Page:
Login

Risky business of GMO studies

Hendon Chubb’s letter to The Lakeville Journal on Jan. 9 concerning the Food Illusions column is welcome to help shed more light on the conflicted state of government and GMO science dysfunction today. May I suggest additional detail below might be helpful for better public understanding of the ongoing science and safety debate concerning the quality of GMO food in our food supply? This is an issue I saw our Connecticut state legislators taking great interest in debating last year, ultimately passing P.A. 13-183 An Act Concerning Genetically-Engineered Food.

To Mr. Chubb’s cited point, if the Seralini GMO health study (Food Illusions, Dec. 26, 2013) was retracted for reasons cited by the journal of Food and Chemical Toxicology (FCT) for the numbers of rats used and strain of rat, why shouldn’t this call into question Monsanto’s own studies to gain European Food Safety approval?

Monsanto’s 2004 study using GMO corn (NK603) and Sprague Dawley rats was used in achieving regulatory approval for the GMO corn. The Seralini study was designed to replicate this Monsanto rat study, (which showed signs of liver and kidney toxicity that food safety regulators deemed not biologically relevant at the 90 day termination of the study). The major difference between the two studies was the longer duration of the Seralini study. Monsanto’s study ended after only 90 days, while the Seralini study went for the full two-year average lifetime of the rats.

The Seralini study, remarkably the most detailed long term study ever published concerning GMO health impacts, went through rigorous peer-review and was publicly available for over a year in FCT. It revealed that consumption of GMO corn sprayed with RoundupTM showed liver and kidney organ damage, higher female morbidity rates (with females dying two to three times more than controls in all rat groups) and additionally, cancer tumors starting in the fourth month of the study. In treated males, the liver and kidneys were the most commonly impacted organs, and deaths were mostly due to liver and kidney disease.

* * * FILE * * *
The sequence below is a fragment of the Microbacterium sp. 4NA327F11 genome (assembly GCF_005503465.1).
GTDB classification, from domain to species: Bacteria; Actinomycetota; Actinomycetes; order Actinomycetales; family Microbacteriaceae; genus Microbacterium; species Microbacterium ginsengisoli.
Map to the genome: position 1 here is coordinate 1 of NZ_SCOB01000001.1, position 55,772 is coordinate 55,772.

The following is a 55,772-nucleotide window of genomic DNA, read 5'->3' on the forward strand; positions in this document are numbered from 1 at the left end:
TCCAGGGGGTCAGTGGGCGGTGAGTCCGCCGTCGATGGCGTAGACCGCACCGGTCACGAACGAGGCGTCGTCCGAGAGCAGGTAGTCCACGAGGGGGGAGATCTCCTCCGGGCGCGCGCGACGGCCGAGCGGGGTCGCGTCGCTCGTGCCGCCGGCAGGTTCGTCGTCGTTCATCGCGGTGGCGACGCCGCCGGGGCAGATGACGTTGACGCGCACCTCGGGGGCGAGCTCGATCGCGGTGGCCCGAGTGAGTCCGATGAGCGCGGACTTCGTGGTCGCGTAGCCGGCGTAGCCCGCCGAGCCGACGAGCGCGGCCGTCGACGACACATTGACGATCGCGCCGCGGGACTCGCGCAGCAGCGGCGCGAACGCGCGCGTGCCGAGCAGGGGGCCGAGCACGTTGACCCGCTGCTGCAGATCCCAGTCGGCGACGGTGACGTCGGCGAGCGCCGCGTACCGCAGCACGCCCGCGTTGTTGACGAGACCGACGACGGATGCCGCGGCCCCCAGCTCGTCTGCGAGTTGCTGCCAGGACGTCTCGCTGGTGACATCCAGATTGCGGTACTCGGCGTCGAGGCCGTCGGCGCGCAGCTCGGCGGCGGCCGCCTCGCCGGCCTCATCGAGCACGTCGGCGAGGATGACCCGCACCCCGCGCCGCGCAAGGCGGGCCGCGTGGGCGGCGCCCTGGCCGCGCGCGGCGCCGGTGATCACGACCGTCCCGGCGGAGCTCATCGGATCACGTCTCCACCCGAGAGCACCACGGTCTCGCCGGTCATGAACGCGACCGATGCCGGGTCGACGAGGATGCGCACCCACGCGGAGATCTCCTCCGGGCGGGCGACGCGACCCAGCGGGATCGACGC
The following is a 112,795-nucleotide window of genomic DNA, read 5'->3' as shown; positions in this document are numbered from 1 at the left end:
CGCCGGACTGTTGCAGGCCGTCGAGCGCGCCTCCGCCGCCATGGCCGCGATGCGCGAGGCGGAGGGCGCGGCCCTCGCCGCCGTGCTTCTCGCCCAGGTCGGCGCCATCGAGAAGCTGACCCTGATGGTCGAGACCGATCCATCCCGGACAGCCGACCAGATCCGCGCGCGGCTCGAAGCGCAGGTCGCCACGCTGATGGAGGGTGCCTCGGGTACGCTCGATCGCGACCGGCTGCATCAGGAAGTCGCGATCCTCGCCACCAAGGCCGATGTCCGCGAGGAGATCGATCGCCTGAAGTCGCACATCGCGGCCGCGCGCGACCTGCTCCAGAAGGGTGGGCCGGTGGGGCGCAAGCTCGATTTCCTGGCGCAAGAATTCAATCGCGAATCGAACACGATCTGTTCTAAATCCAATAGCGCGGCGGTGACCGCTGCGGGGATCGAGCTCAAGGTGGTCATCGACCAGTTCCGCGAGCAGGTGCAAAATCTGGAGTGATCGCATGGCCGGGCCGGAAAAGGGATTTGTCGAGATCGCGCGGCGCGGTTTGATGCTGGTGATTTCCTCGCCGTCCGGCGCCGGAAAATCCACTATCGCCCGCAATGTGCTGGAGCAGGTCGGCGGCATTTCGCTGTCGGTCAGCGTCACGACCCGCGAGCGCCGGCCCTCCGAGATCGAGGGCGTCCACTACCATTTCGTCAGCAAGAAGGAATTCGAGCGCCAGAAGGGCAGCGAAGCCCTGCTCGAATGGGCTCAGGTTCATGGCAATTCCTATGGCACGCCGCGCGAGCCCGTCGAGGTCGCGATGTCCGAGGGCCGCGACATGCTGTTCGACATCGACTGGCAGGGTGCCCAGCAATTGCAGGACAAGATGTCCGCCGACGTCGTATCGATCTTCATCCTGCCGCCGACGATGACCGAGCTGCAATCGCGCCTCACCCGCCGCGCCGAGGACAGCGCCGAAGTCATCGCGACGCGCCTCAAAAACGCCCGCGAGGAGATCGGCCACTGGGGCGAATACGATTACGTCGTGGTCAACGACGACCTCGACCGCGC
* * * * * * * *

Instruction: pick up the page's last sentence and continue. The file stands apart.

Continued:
The extraordinary nature of this study retraction is best reflected in comments in a letter to the Economist by Ellen Silbergeld, editor-in-chief of a sister international peer-reviewed science journal, Environmental Research, who felt compelled to criticize the retraction request of the FCT-published Seralini study, stating “the circumstances surrounding this withdrawal should give more pause to the scientific community and other consumers of scientific papers.” She went on to state in response to an Economist editorial on the retraction: “Without any brief as to the controversy or engagement in similar research, I consider this a lamentable decision. I am troubled because as an editor I rely upon the critical review of peers to determine acceptability of a paper submitted to my journal, and as a scientist, I rely upon the same system of peer review to receive a fair review of my own work. This action introduces a breach in a system of trust, which, with all its faults is, as Churchill said of democracy, better than any other process we have thought of up to this time.”

It is curious that the irregular retraction hatchet didn’t drop until after a new biotechnology editor was hired from industry. Given the pervasiveness of GMO foods in human and animal food supplies, the serious health findings of the Seralini team, at the very least, should prompt more thorough and objective regulatory studies (which should have been conducted in the first place before regulators let GMO crops loose into food supplies around the world).

On the local front, it is heartening that such a large bipartisan alliance of Connecticut legislators put public and food health interests over special interests last June, when they passed into law the first genetically engineered food labeling act in the nation. Besides ensuring consumers the right to know and make the healthiest food choices for their families, it will also facilitate tracking of GMO foods for health impacts such as the skyrocketing rates of children’s allergies since GMO foods were phased into the US food supply.

Next time we will move from the science to the supermarket to look at some recent good food news for consumers.

Leila Baroody holds master’s degrees in business and environmental studies, with career work experience in both areas. She lives in Lakeville.